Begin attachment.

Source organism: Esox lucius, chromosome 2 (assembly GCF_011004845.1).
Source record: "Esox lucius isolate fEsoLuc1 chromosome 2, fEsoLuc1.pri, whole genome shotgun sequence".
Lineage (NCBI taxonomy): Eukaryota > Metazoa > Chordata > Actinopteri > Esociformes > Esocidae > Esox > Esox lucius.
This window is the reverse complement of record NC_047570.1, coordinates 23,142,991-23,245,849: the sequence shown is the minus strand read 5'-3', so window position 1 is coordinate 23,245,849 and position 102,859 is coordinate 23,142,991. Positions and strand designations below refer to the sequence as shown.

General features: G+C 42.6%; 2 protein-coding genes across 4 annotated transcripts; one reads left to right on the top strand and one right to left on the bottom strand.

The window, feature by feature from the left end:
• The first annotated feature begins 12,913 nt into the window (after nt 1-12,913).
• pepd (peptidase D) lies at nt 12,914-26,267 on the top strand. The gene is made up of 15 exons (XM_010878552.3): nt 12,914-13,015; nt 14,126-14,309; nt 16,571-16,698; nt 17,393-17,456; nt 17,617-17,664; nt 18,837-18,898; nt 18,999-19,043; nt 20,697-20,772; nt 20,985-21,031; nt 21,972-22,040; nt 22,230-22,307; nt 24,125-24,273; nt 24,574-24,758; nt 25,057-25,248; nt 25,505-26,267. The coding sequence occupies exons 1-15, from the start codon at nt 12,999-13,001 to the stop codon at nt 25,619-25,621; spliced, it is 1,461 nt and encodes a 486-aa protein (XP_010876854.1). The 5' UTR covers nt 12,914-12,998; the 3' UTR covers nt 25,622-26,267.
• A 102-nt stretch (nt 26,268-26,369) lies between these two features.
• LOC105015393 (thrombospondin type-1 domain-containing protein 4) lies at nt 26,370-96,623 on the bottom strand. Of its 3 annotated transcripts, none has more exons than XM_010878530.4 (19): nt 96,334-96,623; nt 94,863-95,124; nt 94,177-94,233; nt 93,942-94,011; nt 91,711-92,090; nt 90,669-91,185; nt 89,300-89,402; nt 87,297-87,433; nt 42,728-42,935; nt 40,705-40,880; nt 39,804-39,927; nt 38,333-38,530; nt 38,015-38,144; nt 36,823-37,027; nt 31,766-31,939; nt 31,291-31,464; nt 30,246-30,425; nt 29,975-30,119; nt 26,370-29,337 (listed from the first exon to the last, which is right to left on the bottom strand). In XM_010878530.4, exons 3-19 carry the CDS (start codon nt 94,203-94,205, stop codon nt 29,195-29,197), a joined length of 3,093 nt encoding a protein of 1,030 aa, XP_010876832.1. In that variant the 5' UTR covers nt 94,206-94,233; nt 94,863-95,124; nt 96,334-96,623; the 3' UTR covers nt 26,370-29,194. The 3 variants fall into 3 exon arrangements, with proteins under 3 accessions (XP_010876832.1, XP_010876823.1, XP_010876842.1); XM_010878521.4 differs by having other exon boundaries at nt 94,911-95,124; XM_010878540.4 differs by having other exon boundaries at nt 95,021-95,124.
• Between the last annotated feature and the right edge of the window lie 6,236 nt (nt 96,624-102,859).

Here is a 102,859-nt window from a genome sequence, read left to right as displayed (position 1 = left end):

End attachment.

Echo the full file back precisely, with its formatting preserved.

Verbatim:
Source organism: Esox lucius, chromosome 2 (assembly GCF_011004845.1).
Source record: "Esox lucius isolate fEsoLuc1 chromosome 2, fEsoLuc1.pri, whole genome shotgun sequence".
Lineage (NCBI taxonomy): Eukaryota > Metazoa > Chordata > Actinopteri > Esociformes > Esocidae > Esox > Esox lucius.
This window is the reverse complement of record NC_047570.1, coordinates 23,142,991-23,245,849: the sequence shown is the minus strand read 5'-3', so window position 1 is coordinate 23,245,849 and position 102,859 is coordinate 23,142,991. Positions and strand designations below refer to the sequence as shown.

General features: G+C 42.6%; 2 protein-coding genes across 4 annotated transcripts; one reads left to right on the top strand and one right to left on the bottom strand.

The window, feature by feature from the left end:
• The first annotated feature begins 12,913 nt into the window (after nt 1-12,913).
• pepd (peptidase D) lies at nt 12,914-26,267 on the top strand. The gene is made up of 15 exons (XM_010878552.3): nt 12,914-13,015; nt 14,126-14,309; nt 16,571-16,698; nt 17,393-17,456; nt 17,617-17,664; nt 18,837-18,898; nt 18,999-19,043; nt 20,697-20,772; nt 20,985-21,031; nt 21,972-22,040; nt 22,230-22,307; nt 24,125-24,273; nt 24,574-24,758; nt 25,057-25,248; nt 25,505-26,267. The coding sequence occupies exons 1-15, from the start codon at nt 12,999-13,001 to the stop codon at nt 25,619-25,621; spliced, it is 1,461 nt and encodes a 486-aa protein (XP_010876854.1). The 5' UTR covers nt 12,914-12,998; the 3' UTR covers nt 25,622-26,267.
• A 102-nt stretch (nt 26,268-26,369) lies between these two features.
• LOC105015393 (thrombospondin type-1 domain-containing protein 4) lies at nt 26,370-96,623 on the bottom strand. Of its 3 annotated transcripts, none has more exons than XM_010878530.4 (19): nt 96,334-96,623; nt 94,863-95,124; nt 94,177-94,233; nt 93,942-94,011; nt 91,711-92,090; nt 90,669-91,185; nt 89,300-89,402; nt 87,297-87,433; nt 42,728-42,935; nt 40,705-40,880; nt 39,804-39,927; nt 38,333-38,530; nt 38,015-38,144; nt 36,823-37,027; nt 31,766-31,939; nt 31,291-31,464; nt 30,246-30,425; nt 29,975-30,119; nt 26,370-29,337 (listed from the first exon to the last, which is right to left on the bottom strand). In XM_010878530.4, exons 3-19 carry the CDS (start codon nt 94,203-94,205, stop codon nt 29,195-29,197), a joined length of 3,093 nt encoding a protein of 1,030 aa, XP_010876832.1. In that variant the 5' UTR covers nt 94,206-94,233; nt 94,863-95,124; nt 96,334-96,623; the 3' UTR covers nt 26,370-29,194. The 3 variants fall into 3 exon arrangements, with proteins under 3 accessions (XP_010876832.1, XP_010876823.1, XP_010876842.1); XM_010878521.4 differs by having other exon boundaries at nt 94,911-95,124; XM_010878540.4 differs by having other exon boundaries at nt 95,021-95,124.
• Between the last annotated feature and the right edge of the window lie 6,236 nt (nt 96,624-102,859).

Here is a 102,859-nt window from a genome sequence, read left to right as displayed (position 1 = left end):